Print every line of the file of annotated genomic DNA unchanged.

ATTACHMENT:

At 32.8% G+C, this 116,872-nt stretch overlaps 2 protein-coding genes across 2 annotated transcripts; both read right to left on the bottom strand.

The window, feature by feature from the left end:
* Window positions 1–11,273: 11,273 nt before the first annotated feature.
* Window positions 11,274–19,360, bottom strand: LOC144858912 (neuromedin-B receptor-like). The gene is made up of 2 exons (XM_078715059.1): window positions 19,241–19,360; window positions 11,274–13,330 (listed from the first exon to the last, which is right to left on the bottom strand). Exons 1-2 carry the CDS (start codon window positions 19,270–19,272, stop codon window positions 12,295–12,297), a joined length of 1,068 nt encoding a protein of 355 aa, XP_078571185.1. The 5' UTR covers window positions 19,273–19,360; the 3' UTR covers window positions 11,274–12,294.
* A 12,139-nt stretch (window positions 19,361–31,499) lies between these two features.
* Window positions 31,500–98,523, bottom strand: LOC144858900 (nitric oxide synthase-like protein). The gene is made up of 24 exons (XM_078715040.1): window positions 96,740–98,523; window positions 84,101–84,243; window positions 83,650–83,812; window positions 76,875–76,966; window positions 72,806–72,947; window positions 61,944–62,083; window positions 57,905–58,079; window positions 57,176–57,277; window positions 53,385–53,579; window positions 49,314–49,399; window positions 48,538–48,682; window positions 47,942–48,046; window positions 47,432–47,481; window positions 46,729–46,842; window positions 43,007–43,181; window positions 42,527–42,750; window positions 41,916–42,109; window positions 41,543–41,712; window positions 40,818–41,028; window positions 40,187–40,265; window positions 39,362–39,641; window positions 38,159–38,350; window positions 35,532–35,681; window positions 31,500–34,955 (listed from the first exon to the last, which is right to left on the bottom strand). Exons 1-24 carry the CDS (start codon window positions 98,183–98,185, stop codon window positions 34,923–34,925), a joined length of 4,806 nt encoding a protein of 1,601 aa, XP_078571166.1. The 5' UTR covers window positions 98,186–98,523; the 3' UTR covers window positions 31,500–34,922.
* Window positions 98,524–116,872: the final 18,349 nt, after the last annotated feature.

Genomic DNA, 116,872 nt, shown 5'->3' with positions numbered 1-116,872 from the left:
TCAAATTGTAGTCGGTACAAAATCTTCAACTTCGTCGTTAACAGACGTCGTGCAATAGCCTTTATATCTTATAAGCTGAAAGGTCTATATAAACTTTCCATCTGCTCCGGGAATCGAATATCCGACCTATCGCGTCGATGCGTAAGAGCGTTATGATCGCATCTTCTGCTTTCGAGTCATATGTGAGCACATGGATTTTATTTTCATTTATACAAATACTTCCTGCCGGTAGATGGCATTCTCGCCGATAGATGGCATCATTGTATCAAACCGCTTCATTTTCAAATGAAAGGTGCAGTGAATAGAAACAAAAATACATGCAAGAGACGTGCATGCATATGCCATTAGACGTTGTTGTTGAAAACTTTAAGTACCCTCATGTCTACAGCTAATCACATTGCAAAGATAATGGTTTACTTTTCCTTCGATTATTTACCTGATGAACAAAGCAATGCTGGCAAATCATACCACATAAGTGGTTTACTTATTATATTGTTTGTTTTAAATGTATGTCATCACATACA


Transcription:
At 32.8% G+C, this 116,872-nt stretch overlaps 2 protein-coding genes across 2 annotated transcripts; both read right to left on the bottom strand.

The window, feature by feature from the left end:
* Window positions 1–11,273: 11,273 nt before the first annotated feature.
* Window positions 11,274–19,360, bottom strand: LOC144858912 (neuromedin-B receptor-like). The gene is made up of 2 exons (XM_078715059.1): window positions 19,241–19,360; window positions 11,274–13,330 (listed from the first exon to the last, which is right to left on the bottom strand). Exons 1-2 carry the CDS (start codon window positions 19,270–19,272, stop codon window positions 12,295–12,297), a joined length of 1,068 nt encoding a protein of 355 aa, XP_078571185.1. The 5' UTR covers window positions 19,273–19,360; the 3' UTR covers window positions 11,274–12,294.
* A 12,139-nt stretch (window positions 19,361–31,499) lies between these two features.
* Window positions 31,500–98,523, bottom strand: LOC144858900 (nitric oxide synthase-like protein). The gene is made up of 24 exons (XM_078715040.1): window positions 96,740–98,523; window positions 84,101–84,243; window positions 83,650–83,812; window positions 76,875–76,966; window positions 72,806–72,947; window positions 61,944–62,083; window positions 57,905–58,079; window positions 57,176–57,277; window positions 53,385–53,579; window positions 49,314–49,399; window positions 48,538–48,682; window positions 47,942–48,046; window positions 47,432–47,481; window positions 46,729–46,842; window positions 43,007–43,181; window positions 42,527–42,750; window positions 41,916–42,109; window positions 41,543–41,712; window positions 40,818–41,028; window positions 40,187–40,265; window positions 39,362–39,641; window positions 38,159–38,350; window positions 35,532–35,681; window positions 31,500–34,955 (listed from the first exon to the last, which is right to left on the bottom strand). Exons 1-24 carry the CDS (start codon window positions 98,183–98,185, stop codon window positions 34,923–34,925), a joined length of 4,806 nt encoding a protein of 1,601 aa, XP_078571166.1. The 5' UTR covers window positions 98,186–98,523; the 3' UTR covers window positions 31,500–34,922.
* Window positions 98,524–116,872: the final 18,349 nt, after the last annotated feature.

Genomic DNA, 116,872 nt, shown 5'->3' with positions numbered 1-116,872 from the left:
TCAAATTGTAGTCGGTACAAAATCTTCAACTTCGTCGTTAACAGACGTCGTGCAATAGCCTTTATATCTTATAAGCTGAAAGGTCTATATAAACTTTCCATCTGCTCCGGGAATCGAATATCCGACCTATCGCGTCGATGCGTAAGAGCGTTATGATCGCATCTTCTGCTTTCGAGTCATATGTGAGCACATGGATTTTATTTTCATTTATACAAATACTTCCTGCCGGTAGATGGCATTCTCGCCGATAGATGGCATCATTGTATCAAACCGCTTCATTTTCAAATGAAAGGTGCAGTGAATAGAAACAAAAATACATGCAAGAGACGTGCATGCATATGCCATTAGACGTTGTTGTTGAAAACTTTAAGTACCCTCATGTCTACAGCTAATCACATTGCAAAGATAATGGTTTACTTTTCCTTCGATTATTTACCTGATGAACAAAGCAATGCTGGCAAATCATACCACATAAGTGGTTTACTTATTATATTGTTTGTTTTAAATGTATGTCATCACATACA